Pick out the perfect accessory. Last year, Jeffrey at Calico suggested my daughter try a choker to go with a great jumpsuit she was wearing to a holiday party. We were both quietly thinking, “naahh, that won’t work” because we didn’t like chokers. But she politely tried it on. It MADE the outfit. I guess we do like chokers. And we’re grateful Jeffrey was there to suggest it. 173 Union Street, New Bedford, 508.999.4147.
Convert their living space into storage to make sure they have enough overstock so they don’t run out of what you might need. Chris and Vince at Town Wharf General Store happily do this. (Jeff Bezos has five homes but I’m pretty sure he’s not storing anything for you there. If you’re interested, see his five giant homes here.) 10 Water Street, Mattapoisett, 508.758.4615.
Give you a heads up about what someone on your list has been secretly eyeing. The other day, I ran into Lisa of West End General Store in Buzzards Bay and she mentioned that my mother really liked the Fraser Fir candle in her shop. I went in and bought it that very day. (Thanks, Lisa.) 25 Main Street, Buzzards Bay, 508.759.7040.
Run down the street to make sure your toddler gets his teddy bear back. Cecily Balboni at Serendipity by the Sea will. She laughs and says there are a hundred things she’ll do for her customers that Amazon won’t. “I know all my customers,” she says. “I can run up the street if they forgot their bag. I can return their kids’ favorite teddy bears if they left them behind by mistake. Older people who can’t get out? I can deliver their stuff to them.” Amazon might be able to deliver but really, it’s not the same. You’d rather have Cecily’s friendly visit than a box left at your door. 160 Front Street, Marion, 508.748.1800.
Our local shop owners are on the front line of giving back to their local communities. Ben Rogers at Mattapoisett’s Surroundings says an important part of their business is supporting non-profits that service the local community, like Child & Family Services and Nativity Prep (both in New Bedford). Country Woolens in Westport regularly gives to the Westport Land Conservation Trust, as well as to the town’s school, fire, and police departments. Word on the street is that Amazon is a little stingy in the hometown philanthropy department (see this and this). Surroundings is at 81 1/2 Fairhaven Road, Mattapoisett, 508.758.9933. Country Woolens is at 842 Main Road, Westport, 508.636.5661.
Jeff Bezos and Amazon don’t really care about you or me. The people down the street, the ones who chose our community to open a business, those people do care about us and the community. In this last stretch of holiday shopping, show them you appreciate them too!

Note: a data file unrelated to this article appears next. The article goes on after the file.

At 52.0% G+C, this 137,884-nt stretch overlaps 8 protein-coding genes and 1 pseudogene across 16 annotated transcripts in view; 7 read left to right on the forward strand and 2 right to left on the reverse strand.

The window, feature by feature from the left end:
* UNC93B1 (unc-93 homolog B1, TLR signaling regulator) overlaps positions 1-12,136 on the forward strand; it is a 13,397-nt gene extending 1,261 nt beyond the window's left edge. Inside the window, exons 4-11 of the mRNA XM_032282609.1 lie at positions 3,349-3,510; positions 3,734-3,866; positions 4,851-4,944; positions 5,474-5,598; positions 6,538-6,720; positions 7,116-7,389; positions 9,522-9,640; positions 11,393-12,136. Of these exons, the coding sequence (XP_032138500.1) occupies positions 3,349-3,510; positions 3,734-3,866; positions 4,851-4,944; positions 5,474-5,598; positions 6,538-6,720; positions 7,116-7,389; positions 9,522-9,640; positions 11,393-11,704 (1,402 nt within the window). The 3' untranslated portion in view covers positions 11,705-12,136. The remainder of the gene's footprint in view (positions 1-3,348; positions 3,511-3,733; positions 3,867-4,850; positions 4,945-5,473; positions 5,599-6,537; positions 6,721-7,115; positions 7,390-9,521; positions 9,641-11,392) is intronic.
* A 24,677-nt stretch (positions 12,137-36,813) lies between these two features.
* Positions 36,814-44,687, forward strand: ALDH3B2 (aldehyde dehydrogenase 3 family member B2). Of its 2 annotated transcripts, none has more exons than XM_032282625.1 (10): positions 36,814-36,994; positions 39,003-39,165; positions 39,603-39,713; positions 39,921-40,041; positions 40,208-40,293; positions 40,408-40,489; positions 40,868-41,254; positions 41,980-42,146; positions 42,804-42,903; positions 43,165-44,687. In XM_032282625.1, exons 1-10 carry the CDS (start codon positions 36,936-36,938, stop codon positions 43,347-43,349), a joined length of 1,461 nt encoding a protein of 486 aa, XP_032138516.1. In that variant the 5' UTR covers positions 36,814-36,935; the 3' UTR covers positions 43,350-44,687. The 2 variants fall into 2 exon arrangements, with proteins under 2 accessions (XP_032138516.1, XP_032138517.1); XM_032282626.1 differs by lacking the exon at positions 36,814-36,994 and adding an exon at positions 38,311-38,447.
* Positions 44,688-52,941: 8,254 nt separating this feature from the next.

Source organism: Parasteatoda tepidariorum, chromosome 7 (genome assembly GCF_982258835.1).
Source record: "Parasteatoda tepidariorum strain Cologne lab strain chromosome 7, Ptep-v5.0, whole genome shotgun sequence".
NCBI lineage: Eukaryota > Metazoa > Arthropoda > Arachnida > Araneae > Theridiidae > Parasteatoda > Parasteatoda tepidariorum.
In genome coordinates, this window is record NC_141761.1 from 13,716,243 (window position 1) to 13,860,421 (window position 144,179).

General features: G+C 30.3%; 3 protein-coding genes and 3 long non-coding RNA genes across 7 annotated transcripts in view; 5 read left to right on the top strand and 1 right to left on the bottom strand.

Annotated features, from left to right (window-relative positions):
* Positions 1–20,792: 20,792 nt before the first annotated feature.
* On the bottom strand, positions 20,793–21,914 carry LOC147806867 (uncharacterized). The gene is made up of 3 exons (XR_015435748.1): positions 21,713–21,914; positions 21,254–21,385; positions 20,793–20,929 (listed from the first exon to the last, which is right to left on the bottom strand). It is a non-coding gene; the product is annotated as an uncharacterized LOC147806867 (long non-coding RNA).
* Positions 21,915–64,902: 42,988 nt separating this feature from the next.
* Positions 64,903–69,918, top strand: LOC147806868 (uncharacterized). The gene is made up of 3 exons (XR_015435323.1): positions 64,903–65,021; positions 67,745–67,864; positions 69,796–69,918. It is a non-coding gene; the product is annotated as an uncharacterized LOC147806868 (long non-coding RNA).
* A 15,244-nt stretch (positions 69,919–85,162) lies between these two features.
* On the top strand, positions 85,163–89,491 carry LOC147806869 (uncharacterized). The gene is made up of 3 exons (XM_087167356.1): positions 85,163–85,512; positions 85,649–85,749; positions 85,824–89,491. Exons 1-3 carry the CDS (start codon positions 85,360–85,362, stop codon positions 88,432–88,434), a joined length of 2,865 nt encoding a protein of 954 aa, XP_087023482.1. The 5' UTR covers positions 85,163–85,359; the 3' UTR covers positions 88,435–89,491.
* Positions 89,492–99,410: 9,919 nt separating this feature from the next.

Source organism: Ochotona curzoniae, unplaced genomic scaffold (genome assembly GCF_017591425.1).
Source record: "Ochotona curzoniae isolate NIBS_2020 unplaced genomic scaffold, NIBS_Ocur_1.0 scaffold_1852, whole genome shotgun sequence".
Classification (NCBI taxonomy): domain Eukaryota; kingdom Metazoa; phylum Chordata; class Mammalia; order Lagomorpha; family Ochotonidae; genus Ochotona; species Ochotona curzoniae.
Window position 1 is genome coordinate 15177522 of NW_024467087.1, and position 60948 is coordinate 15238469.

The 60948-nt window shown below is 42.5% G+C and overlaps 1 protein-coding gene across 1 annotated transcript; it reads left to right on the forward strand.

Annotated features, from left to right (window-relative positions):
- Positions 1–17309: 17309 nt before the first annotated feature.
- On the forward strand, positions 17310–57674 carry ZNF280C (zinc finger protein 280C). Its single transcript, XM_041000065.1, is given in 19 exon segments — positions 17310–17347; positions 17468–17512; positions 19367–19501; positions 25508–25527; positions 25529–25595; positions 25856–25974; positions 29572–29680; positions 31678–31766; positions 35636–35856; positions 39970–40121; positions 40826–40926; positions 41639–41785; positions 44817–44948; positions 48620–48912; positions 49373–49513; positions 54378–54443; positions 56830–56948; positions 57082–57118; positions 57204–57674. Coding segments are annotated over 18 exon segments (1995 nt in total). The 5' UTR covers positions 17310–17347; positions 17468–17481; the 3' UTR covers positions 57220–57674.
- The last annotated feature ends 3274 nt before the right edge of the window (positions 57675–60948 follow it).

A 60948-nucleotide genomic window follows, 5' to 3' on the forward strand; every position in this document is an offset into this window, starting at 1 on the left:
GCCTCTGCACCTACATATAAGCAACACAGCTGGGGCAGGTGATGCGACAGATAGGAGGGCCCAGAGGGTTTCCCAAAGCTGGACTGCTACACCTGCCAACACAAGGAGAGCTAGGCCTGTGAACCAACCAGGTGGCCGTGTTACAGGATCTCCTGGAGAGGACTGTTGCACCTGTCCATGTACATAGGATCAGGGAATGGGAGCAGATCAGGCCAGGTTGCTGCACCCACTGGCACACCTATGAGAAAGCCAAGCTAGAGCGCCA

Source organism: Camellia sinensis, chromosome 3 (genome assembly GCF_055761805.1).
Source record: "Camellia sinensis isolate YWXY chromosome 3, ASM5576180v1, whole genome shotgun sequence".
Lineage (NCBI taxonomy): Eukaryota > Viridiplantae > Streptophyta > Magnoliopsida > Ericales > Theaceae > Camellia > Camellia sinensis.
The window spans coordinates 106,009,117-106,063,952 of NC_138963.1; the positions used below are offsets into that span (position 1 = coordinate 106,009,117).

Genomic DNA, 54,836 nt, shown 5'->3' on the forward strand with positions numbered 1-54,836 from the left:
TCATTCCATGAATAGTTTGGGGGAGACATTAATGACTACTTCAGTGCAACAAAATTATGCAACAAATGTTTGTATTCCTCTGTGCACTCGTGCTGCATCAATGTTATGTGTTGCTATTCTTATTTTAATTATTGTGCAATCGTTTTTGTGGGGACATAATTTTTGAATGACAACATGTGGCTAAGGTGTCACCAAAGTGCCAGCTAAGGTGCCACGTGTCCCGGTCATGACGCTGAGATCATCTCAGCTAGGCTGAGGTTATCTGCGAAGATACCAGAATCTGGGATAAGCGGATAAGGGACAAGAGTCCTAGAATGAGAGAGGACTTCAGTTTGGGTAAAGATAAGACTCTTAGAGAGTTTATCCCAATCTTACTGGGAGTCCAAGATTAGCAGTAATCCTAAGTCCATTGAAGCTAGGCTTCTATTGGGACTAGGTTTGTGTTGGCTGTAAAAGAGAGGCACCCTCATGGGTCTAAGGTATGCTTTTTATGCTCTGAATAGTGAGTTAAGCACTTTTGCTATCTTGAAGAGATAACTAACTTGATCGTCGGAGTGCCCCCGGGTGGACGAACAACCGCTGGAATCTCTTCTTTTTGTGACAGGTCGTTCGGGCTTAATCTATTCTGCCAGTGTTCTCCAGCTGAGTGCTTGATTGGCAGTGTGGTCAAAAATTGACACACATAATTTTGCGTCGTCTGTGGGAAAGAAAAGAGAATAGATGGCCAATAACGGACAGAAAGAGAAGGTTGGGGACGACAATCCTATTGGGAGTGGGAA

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We’re back with another of our 8 Great Lists. Here, we bring you 8 special South Coast happenings in December. There’s SO much going on this month that it was very hard to keep it to eight (but we did, because we’re creatures of habit and because 55 doesn’t rhyme with “great”).
1. We Love a Parade
Fall River knows how to throw a great holiday parade: giant parade balloons; Santa and Mrs. Claus arriving by helicopter; Clydesdale Horses; 30 parade floats; 29 marching groups; 17 bands; children participating from every school in the city; and more!
The 33rd annual event is on Saturday, December 2. Santa arrives at 12:45. Parade begins at 1:00 from Kennedy Park down South Main Street, ending at the corner of Central and Bedford Streets. See here for more information.
2. Be Starry-Eyed
“Look up at the stars and not down at your feet. Try to make sense of what you see, and wonder about what makes the universe exist. Be curious.” Stephen Hawking
UMass Dartmouth, in collaboration with the Astronomical Society of Southern New England (ASSNE), makes it easier for us to follow Stephen Hawking’s advice this weekend. On Saturday, the UMass Dartmouth Observatory throws its doors open to the general public for a FREE night-sky viewing session. The event depends on a clear sky. Check here for more information, including how to find out if there is a weather cancellation. Saturday, December 2 at 7 p.m. The Observatory is located in the field to the right of the main campus entrance off Old Westport Road, North Dartmouth.
3. It’s a Wonderful Movie
After the City of New Bedford tree lighting ceremony, Mayor Mitchell is inviting folks back to the Zeiterion Theater for a FREE showing of the holiday classic. If you haven’t seen it, you must. If you’ve seen it 99 times already, you should see it again. Zeiterion Theater, 684 Purchase Street, New Bedford. No tickets or reservations needed. More info here.
4. Make Room for Cookies